Knowledge graph reasoning (KGR) -- answering complex logical queries over large knowledge graphs -- represents an important artificial intelligence task, entailing a range of applications (e.g., cyber threat hunting). However, despite its surging popularity, the potential security risks of KGR are largely unexplored, which is concerning, given the increasing use of such capability in security-critical domains. This work represents a solid initial step towards bridging the striking gap. We systematize the security threats to KGR according to the adversary's objectives, knowledge, and attack vectors. Further, we present ROAR, a new class of attacks that instantiate a variety of such threats. Through empirical evaluation in representative use cases (e.g., medical decision support, cyber threat hunting, and commonsense reasoning), we demonstrate that ROAR is highly effective to mislead KGR to suggest pre-defined answers for target queries, yet with negligible impact on non-target ones. Finally, we explore potential countermeasures against ROAR, including filtering of potentially poisoning knowledge and training with adversarially augmented queries, which leads to several promising research directions.
Neural Architecture Search (NAS) represents an emerging machine learning (ML) paradigm that automatically searches for models tailored to given tasks, which greatly simplifies the development of ML systems and propels the trend of ML democratization. Yet, little is known about the potential security risks incurred by NAS, which is concerning given the increasing use of NAS-generated models in critical domains. This work represents a solid initial step towards bridging the gap. Through an extensive empirical study of 10 popular NAS methods, we show that compared with their manually designed counterparts, NAS-generated models tend to suffer greater vulnerability to various malicious attacks (e.g., adversarial evasion, model poisoning, and functionality stealing). Further, with both empirical and analytical evidence, we provide possible explanations for such phenomena: given the prohibitive search space and training cost, most NAS methods favor models that converge fast at early training stages; this preference results in architectural properties associated with attack vulnerability (e.g., high loss smoothness and low gradient variance). Our findings not only reveal the relationships between model characteristics and attack vulnerability but also suggest the inherent connections underlying different attacks. Finally, we discuss potential remedies to mitigate such drawbacks, including increasing cell depth and suppressing skip connects, which lead to several promising research directions.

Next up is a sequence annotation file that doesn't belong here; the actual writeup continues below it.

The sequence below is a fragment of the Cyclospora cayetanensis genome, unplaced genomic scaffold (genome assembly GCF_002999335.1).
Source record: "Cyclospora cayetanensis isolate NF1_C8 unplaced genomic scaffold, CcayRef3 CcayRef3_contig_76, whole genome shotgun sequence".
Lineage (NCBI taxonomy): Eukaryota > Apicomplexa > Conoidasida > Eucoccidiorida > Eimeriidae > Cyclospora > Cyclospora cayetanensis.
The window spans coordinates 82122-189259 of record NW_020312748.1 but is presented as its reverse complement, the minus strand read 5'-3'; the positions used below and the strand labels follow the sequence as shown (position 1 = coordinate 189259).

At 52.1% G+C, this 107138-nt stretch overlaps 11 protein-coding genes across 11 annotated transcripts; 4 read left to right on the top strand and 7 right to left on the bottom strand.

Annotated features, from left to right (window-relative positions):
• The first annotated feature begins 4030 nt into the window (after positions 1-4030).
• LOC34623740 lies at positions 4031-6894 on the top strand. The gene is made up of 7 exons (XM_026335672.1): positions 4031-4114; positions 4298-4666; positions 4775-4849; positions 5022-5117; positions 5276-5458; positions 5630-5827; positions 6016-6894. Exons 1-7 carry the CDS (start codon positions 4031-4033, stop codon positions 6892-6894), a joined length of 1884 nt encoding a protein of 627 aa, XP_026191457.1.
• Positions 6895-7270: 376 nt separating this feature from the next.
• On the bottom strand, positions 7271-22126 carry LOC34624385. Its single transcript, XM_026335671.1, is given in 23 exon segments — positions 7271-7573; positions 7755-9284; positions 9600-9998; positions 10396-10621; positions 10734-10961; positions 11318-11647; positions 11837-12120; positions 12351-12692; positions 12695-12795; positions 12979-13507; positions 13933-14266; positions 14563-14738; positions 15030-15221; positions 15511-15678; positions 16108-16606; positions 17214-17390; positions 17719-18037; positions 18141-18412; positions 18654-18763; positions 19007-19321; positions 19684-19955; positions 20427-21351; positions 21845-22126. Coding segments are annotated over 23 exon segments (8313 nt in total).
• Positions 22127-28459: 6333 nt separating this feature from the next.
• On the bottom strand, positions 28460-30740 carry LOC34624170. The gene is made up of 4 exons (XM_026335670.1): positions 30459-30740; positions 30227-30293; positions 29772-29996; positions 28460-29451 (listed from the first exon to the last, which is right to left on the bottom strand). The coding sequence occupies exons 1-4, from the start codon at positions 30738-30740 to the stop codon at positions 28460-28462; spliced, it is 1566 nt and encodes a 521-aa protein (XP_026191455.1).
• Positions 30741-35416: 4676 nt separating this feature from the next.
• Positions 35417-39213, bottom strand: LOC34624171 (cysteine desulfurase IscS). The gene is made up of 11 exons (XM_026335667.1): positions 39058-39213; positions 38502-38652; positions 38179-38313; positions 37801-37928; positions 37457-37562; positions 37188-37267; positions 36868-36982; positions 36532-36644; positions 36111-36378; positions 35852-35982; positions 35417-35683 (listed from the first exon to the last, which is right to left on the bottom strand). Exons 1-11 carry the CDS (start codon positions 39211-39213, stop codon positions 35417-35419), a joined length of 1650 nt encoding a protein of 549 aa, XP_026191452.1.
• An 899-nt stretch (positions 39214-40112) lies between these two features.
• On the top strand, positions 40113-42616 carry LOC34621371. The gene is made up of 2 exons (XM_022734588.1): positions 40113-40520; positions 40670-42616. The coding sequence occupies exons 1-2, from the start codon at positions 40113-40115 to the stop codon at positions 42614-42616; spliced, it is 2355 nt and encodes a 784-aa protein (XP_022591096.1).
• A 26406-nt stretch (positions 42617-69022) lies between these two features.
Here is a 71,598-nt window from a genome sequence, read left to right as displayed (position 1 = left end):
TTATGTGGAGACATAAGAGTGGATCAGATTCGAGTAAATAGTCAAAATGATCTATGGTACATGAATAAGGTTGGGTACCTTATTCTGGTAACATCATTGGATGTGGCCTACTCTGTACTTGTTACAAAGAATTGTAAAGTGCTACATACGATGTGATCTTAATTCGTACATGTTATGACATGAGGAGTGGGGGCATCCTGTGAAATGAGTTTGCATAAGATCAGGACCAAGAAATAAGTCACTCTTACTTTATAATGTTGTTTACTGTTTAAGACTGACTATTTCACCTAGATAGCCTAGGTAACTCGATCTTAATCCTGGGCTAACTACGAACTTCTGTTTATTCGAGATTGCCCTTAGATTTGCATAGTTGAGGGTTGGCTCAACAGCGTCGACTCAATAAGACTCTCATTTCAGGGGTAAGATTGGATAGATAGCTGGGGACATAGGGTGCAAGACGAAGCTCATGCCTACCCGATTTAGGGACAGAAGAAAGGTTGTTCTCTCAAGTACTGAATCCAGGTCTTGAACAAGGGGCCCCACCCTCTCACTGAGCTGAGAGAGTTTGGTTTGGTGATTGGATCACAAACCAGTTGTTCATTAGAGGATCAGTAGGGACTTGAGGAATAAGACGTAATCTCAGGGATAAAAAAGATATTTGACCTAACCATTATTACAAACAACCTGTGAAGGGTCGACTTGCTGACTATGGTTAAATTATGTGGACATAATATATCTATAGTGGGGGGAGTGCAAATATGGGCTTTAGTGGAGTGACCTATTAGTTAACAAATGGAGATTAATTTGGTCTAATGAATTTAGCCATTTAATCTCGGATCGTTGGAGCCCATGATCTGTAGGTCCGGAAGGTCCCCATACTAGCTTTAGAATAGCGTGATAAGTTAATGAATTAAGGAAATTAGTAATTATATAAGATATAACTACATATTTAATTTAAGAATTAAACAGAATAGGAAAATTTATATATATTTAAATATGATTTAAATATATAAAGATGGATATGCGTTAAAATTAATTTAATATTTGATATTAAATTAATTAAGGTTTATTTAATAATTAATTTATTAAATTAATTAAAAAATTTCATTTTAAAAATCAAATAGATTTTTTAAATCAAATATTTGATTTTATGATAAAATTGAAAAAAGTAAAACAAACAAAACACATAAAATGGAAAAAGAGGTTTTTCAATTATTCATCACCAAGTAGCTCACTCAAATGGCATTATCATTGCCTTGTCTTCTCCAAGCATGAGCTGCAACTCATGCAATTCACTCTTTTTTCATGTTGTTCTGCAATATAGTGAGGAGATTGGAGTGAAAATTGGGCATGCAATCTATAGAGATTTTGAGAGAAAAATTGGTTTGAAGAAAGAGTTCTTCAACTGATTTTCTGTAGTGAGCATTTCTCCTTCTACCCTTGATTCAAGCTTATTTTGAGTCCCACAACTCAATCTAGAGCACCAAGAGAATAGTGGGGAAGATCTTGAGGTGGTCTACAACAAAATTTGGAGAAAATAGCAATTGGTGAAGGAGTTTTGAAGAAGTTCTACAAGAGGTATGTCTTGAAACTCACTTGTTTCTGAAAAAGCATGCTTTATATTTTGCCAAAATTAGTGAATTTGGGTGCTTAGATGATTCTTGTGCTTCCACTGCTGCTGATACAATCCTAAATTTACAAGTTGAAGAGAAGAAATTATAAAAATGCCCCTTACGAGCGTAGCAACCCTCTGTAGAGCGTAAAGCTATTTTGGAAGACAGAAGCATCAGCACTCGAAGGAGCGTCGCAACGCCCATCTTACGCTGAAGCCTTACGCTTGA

Graph-based Anomaly Detection (GAD) is becoming prevalent due to the powerful representation abilities of graphs as well as recent advances in graph mining techniques. These GAD tools, however, expose a new attacking surface, ironically due to their unique advantage of being able to exploit the relations among data. That is, attackers now can manipulate those relations (i.e., the structure of the graph) to allow some target nodes to evade detection. In this paper, we exploit this vulnerability by designing a new type of targeted structural poisoning attacks to a representative regression-based GAD system termed OddBall. Specially, we formulate the attack against OddBall as a bi-level optimization problem, where the key technical challenge is to efficiently solve the problem in a discrete domain. We propose a novel attack method termed BinarizedAttack based on gradient descent. Comparing to prior arts, BinarizedAttack can better use the gradient information, making it particularly suitable for solving combinatorial optimization problems. Furthermore, we investigate the attack transferability of BinarizedAttack by employing it to attack other representation-learning-based GAD systems. Our comprehensive experiments demonstrate that BinarizedAttack is very effective in enabling target nodes to evade graph-based anomaly detection tools with limited attackers' budget, and in the black-box transfer attack setting, BinarizedAttack is also tested effective and in particular, can significantly change the node embeddings learned by the GAD systems. Our research thus opens the door to studying a new type of attack against security analytic tools that rely on graph data.